July 19-23, 2005: "Pacific Arts Association Eighth International Symposium", Salem, Massachusetts, USA. http://www.pacificarts.org/

August 15 - November 4 : "7th Regional Course on the Conservation and Management of Immovable Cultural Heritage", Mombasa, Kenya. Organized by The AFRICA 2009 Programme, The Programme for Museum Development in Africa (PMDA)and The National Museums of Kenya. Deadline for applications: April 30. http://www.iccrom.org/africa2009/english/events/anncourse-e.shtm

August 24: Payment deadline for ICME2005 accomodation and post-conference tour. (see above - or http://icme.icom.museum )

September 17- 23 : "Partnering In Museum Education - Enhancing The Adventures", ICOM/CECA Annual Conference, BanskΓ‘ Ε tiavnica, Bratislava - Slovakia. http://www.ceca-icom.org

September 15-18: "Anthropology at Oxford", Centenary Conference, Oxford University School of Anthropology. http://www.isca.ox.ac.uk/

September 18-21: 9th RAI International Festival of Ethnographic Film, Oxford, UK. http://www.therai.org.uk/film/festival/ October 12-15: "(Im)permanence: Cultures in/out of Time", interdisciplinary conference at the Center for the Arts in Society at Carnegie Mellon University, Pittsburgh, PA, USA. Proposal deadline: February 16. http://www.hss.cmu.edu/cas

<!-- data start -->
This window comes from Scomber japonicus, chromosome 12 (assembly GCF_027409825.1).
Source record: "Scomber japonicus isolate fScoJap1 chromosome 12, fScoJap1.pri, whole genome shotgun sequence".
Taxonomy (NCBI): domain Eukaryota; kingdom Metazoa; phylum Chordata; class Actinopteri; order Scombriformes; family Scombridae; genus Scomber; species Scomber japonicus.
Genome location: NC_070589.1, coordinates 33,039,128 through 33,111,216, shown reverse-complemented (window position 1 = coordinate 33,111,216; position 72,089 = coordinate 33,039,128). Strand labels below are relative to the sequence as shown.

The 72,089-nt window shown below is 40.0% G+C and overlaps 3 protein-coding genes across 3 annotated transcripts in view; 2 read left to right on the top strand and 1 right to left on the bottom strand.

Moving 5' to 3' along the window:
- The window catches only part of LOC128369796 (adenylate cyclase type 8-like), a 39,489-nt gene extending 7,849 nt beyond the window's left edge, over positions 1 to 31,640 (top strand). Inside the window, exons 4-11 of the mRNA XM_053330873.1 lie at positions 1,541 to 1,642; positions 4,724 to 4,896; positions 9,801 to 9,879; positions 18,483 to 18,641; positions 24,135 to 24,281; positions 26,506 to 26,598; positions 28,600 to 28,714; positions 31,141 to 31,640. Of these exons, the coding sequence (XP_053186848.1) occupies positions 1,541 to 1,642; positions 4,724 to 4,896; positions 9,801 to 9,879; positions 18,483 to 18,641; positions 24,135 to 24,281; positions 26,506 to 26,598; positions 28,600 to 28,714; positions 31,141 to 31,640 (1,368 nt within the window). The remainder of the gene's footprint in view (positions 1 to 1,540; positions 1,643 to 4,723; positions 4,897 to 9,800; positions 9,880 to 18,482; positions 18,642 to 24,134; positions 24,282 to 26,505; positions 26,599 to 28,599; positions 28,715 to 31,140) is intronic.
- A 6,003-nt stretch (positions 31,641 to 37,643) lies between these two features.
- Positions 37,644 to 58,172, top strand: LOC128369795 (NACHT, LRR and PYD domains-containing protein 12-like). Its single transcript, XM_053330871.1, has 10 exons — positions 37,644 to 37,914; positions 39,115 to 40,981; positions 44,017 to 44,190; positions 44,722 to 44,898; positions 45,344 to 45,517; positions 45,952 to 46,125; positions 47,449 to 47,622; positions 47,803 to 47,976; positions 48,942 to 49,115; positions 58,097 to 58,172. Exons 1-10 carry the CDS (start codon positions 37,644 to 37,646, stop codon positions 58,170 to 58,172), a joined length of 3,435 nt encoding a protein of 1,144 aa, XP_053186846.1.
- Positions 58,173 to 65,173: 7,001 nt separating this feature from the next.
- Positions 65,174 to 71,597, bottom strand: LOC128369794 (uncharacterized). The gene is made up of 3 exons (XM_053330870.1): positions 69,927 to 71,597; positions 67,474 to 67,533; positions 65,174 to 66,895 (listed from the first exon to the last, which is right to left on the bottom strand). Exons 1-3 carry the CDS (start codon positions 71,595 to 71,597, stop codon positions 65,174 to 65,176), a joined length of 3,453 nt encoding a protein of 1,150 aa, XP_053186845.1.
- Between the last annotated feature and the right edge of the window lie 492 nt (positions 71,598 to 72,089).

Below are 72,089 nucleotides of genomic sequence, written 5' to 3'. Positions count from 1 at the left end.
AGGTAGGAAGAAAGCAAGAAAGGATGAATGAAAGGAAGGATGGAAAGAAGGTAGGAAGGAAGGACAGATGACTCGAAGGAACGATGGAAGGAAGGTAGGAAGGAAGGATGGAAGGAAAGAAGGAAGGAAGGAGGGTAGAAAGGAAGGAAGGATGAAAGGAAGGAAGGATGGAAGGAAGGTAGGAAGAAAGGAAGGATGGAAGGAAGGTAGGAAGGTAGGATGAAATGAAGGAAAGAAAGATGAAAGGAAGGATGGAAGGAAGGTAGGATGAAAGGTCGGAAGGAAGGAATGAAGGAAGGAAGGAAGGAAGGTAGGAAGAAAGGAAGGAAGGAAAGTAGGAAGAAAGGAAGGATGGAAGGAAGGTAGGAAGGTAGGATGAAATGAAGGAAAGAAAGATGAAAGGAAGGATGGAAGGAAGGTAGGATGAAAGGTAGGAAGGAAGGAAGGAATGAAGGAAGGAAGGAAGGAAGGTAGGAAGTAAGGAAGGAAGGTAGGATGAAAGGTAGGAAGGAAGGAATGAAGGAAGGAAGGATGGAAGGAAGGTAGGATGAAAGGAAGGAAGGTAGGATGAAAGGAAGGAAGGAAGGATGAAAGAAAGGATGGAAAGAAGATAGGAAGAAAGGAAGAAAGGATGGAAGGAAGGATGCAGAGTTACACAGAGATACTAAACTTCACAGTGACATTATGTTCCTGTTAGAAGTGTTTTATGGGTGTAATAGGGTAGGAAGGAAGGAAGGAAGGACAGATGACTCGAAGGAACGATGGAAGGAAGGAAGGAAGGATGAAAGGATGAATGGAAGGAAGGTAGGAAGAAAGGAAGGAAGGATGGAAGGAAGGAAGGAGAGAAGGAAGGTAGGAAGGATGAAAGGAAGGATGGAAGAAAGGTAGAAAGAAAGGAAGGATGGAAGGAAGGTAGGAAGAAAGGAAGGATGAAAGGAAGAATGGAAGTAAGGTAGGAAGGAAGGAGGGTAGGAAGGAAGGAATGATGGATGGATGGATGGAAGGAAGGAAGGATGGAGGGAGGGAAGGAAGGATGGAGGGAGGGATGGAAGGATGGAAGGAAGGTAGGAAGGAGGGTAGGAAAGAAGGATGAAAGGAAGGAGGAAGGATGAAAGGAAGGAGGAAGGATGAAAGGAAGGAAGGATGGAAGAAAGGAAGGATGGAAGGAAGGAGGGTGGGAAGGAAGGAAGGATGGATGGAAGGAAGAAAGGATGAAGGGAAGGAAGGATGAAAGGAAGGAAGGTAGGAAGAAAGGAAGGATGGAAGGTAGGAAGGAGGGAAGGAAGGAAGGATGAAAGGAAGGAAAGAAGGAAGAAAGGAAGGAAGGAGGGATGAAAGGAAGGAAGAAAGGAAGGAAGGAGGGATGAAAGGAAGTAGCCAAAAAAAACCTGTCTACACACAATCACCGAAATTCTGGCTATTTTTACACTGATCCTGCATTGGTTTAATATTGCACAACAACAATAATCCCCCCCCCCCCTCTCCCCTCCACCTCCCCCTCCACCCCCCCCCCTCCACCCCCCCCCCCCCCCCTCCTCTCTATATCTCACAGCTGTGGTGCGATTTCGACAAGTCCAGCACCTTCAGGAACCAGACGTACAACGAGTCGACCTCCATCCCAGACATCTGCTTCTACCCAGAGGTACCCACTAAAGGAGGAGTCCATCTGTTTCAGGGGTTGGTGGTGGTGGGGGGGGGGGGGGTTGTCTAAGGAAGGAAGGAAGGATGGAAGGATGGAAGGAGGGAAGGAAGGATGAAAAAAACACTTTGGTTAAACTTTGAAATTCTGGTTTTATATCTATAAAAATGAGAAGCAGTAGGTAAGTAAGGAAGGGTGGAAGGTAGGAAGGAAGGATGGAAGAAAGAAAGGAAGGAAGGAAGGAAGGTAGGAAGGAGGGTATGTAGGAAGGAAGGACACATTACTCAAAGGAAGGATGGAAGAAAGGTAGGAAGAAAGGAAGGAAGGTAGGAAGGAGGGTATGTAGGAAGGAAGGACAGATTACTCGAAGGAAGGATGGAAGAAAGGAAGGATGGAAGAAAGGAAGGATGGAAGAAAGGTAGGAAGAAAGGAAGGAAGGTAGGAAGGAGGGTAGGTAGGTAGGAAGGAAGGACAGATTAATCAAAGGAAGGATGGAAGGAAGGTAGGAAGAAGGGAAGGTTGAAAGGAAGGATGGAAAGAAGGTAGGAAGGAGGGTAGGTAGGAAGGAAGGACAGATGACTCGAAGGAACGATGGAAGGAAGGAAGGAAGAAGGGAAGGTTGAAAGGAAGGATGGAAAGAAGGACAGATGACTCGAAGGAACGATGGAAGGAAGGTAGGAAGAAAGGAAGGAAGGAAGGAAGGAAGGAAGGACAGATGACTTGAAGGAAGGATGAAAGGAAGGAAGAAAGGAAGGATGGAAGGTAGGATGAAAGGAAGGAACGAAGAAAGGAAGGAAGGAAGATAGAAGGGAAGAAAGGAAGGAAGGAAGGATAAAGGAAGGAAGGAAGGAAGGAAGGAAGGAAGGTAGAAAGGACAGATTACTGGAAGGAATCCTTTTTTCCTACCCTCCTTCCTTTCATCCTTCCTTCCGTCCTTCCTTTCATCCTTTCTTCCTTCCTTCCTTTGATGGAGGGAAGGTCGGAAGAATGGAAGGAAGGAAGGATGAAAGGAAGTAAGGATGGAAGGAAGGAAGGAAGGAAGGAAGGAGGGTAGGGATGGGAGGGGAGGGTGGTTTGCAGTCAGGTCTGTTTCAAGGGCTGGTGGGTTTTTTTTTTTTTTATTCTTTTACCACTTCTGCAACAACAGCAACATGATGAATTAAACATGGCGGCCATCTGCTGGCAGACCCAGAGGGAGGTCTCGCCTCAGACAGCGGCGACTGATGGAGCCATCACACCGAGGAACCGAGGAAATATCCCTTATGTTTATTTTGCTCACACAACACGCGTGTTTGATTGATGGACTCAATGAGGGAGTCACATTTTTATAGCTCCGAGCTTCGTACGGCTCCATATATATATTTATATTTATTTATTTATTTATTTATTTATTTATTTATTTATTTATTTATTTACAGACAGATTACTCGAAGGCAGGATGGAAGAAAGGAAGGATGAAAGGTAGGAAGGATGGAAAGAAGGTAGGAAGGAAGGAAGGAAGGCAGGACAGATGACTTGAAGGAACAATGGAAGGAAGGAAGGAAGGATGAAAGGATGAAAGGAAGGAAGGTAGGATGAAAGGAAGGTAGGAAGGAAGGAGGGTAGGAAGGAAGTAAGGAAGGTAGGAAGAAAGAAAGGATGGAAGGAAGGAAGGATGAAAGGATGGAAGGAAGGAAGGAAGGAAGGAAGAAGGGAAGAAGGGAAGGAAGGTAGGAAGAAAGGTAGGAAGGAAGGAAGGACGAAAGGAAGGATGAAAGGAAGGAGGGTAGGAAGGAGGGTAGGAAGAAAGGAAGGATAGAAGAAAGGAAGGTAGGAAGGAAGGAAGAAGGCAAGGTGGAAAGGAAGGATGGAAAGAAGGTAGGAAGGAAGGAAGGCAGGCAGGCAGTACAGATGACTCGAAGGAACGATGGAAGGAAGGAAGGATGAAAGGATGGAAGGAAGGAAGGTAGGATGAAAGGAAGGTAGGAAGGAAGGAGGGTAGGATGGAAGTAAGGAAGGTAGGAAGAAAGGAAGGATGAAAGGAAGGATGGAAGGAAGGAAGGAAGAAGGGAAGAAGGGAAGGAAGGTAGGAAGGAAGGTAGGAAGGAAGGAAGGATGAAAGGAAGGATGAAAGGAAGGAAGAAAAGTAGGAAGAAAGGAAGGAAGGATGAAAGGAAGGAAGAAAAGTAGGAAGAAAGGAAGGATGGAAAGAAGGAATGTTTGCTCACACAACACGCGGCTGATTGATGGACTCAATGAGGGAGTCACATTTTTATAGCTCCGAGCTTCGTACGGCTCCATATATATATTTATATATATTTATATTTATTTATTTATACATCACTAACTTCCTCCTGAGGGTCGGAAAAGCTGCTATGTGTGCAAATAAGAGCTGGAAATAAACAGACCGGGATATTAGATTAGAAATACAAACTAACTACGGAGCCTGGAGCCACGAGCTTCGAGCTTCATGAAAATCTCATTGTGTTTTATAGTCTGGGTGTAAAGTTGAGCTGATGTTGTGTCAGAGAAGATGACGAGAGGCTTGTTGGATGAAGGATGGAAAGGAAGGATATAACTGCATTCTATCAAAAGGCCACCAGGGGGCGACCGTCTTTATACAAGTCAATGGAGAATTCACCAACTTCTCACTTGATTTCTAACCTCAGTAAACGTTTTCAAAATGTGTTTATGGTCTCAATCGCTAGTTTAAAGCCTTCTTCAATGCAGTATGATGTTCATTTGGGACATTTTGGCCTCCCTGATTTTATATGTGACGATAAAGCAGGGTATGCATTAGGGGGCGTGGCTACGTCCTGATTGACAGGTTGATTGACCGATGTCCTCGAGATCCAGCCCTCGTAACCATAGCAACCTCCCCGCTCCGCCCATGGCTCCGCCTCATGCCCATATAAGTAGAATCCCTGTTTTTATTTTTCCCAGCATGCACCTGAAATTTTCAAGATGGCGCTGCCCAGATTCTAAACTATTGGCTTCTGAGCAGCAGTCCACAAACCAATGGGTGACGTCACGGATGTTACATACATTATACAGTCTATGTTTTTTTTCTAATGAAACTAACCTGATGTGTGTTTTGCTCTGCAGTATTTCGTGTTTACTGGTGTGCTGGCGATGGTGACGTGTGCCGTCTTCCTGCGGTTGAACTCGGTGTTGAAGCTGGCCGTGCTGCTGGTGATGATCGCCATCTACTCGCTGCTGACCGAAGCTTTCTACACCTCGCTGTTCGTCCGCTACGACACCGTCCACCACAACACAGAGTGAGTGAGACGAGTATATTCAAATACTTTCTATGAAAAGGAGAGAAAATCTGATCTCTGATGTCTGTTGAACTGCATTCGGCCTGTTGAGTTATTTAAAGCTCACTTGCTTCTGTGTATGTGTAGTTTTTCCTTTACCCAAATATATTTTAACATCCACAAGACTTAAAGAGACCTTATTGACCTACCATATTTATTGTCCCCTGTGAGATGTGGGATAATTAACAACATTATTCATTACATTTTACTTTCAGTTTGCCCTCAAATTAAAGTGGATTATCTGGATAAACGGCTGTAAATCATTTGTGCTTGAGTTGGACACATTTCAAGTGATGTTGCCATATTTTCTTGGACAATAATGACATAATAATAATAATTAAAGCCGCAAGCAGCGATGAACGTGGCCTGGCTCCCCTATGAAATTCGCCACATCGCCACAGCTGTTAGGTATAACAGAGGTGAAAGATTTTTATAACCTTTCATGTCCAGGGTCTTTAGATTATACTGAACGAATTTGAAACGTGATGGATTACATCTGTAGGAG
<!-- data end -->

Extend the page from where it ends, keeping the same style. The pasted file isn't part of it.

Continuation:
October 18-21: "Can Oral History Make Objects Speak?", ICOM/ICME Annual Conference, Nafplion, Greece. (see above - or http://icme.icom.museum )

October 22-23: ICME post-conference tour of the Peloponnesus. (see above - or http://icme.icom.museum )

November 3-5: "DIGITS FUGIT!: Preserving Knowledge into the Future", 33rd Annual Museum Computer Network Conference, Boston, Massachusetts, USA. Proposal Deadline: February 12. http://www.mcn.edu/

November 30-December 4: "Bringing the Past into the Present", 104th Annual American Anthropological Association Meeting, Washington DC, USA. http://www.aaanet.org/mtgs/mtgs.htm